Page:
The real-life Setsu wrote a memoir of her life with Hearn, but Truong depicts her as prudent rather than devious as she explains why the version of Hearn’s life sent to Elizabeth Bisland is a compromised version of the truth.  It was important for his reputation, for example, that he maintained his profile as a Japanese aficionado, but as Alethea had found before Setsu, he had a well-concealed preference for cuisines other than the ones he was promoting.  But more significantly, Setsu tells us that Hearn’s enthusiasm for the old Japan was in conflict with its ambitions to modernise.  It was also insulting to the communities whose ‘quaint’ ways he wanted to immortalise and she, as translator, had to rescue him from hostilities without offending his masculine and Western sense of superiority.

What becomes clear as these narratives draw together is that Hearn was a complex man.  He, like most of the other male characters, is master of his own destiny at the expense of the women in his life and was downright deceitful in some matters.  But in telling the story of his women from their point-of-view the reader has to acknowledge his good qualities and can sense his charm.  Despite his manifest flaws, The Sweetest Fruits would be a much less interesting book if he were villainised.

Highly recommended.

*Hearn’s translations from the French are listed at Wikipedia:  they include works by  Théophile Gautier;  Anatole France;  Gustave Flaubert; Emile Zola and Guy de Maupassant.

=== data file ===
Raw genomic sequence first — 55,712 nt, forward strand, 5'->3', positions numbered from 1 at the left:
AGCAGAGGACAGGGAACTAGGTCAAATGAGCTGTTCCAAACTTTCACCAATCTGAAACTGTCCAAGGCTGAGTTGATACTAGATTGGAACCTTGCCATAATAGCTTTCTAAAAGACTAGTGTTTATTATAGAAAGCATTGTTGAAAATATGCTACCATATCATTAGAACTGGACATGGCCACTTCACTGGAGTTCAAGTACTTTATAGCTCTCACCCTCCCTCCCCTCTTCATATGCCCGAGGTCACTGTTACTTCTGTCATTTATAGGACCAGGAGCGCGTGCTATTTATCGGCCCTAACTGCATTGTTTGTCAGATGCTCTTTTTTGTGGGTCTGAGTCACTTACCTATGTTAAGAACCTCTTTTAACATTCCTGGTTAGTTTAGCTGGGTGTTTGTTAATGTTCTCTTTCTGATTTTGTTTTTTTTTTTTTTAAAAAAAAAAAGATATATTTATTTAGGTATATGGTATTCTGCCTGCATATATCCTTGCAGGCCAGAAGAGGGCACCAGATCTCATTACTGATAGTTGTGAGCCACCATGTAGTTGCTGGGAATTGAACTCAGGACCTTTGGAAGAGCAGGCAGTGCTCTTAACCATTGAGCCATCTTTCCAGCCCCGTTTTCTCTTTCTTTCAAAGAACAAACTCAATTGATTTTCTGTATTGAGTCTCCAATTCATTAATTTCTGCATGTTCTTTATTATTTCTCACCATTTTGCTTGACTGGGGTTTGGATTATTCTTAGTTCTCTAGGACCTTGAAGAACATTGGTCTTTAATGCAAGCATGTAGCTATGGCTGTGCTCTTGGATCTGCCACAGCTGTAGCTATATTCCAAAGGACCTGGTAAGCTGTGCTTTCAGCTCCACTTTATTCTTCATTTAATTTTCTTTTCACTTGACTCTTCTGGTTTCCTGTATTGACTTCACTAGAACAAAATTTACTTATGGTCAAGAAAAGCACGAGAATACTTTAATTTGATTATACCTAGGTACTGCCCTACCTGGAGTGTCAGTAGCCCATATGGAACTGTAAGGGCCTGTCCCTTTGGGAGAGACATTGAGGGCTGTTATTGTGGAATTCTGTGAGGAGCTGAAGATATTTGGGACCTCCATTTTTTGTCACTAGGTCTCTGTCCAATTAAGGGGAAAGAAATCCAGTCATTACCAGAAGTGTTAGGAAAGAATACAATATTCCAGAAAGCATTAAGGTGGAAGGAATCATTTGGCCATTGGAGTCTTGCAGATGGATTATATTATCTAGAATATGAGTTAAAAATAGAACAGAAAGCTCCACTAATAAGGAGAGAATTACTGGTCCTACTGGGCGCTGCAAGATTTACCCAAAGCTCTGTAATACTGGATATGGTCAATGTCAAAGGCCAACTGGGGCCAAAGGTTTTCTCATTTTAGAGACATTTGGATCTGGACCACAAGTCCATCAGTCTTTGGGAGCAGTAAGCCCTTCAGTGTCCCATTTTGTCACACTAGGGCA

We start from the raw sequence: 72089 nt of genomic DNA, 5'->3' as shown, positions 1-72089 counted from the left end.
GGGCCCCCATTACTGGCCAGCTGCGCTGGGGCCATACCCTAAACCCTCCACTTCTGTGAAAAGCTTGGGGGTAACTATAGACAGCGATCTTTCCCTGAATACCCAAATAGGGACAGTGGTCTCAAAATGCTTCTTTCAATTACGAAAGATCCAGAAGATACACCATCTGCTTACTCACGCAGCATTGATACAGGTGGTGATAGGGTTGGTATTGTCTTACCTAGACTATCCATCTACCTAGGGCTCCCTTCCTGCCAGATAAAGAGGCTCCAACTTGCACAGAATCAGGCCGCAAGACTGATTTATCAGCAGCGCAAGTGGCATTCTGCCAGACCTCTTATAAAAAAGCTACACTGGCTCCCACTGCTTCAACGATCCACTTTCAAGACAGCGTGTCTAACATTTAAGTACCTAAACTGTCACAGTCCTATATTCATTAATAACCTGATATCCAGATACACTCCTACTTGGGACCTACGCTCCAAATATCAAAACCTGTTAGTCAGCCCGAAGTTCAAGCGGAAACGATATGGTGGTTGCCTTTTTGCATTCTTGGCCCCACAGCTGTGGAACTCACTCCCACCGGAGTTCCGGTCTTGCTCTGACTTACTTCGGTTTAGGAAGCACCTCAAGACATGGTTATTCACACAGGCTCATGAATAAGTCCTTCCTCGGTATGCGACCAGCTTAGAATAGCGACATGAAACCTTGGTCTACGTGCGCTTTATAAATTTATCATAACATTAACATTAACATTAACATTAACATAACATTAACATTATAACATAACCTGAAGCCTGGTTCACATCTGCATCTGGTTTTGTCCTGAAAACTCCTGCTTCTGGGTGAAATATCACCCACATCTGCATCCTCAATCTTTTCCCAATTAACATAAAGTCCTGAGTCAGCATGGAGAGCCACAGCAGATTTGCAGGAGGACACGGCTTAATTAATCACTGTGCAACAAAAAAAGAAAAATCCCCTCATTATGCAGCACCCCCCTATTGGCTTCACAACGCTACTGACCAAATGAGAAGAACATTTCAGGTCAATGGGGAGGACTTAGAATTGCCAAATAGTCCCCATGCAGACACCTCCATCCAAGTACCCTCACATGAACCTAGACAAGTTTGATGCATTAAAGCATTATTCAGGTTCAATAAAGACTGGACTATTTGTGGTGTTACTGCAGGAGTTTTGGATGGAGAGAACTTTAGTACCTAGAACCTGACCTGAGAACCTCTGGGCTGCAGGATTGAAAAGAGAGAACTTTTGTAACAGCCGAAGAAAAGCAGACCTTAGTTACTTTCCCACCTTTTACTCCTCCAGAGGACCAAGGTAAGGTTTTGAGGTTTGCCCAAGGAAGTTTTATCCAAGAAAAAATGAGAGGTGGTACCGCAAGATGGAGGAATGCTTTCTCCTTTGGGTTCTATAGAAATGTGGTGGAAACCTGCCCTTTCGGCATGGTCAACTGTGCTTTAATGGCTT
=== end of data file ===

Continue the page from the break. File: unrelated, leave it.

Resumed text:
Image credits:

Commemorative plaque to Lafcadio Hearn, by Miles-e-piles – Own work, CC BY-SA 4.0,

Photo of Hearn by Frederick Gutekunst –, Public Domain,

Author: Monique Truong
Title: The Sweetest Fruits
Cover design by Ten Deer Sigh with artwork by Yuko Shimizu
Publisher: Upswell Publishing, 2021, first published 2019
ISBN: 9780645076325, pbk., 310 pages
Source: Personal subscription to Upswell Publishing



  1. I have this one on my TBR pile, Lisa (I’m also an Upswell subscriber), so I didn’t read beyond your warning. It sounds wonderful.


    • I hope I’ve done it justice, it’s such an interesting exploration of truth…


  2. I knew a little about Hearn, so was interested to hear this account of his life and…er, loves.


    • That’s interesting, how did you come to know about him?


      • I got interested in Japanese art and poetry when i was an undergraduate, and his were some of the first translations i read. Picked up a bit about his life here and there later.


  3. […] At the end of a long day I need The Sweetest Fruits, by Monique Truong […]


  4. Sounds intriguing.


  5. I must get and read this. I have written about Lafcadio Hearn a few times, including anOn the literary road post (when we visited a house museum in Matsue, where he lived) and a review of an LOA story. I also have his travel book about Japan on my kindle. An interesting man.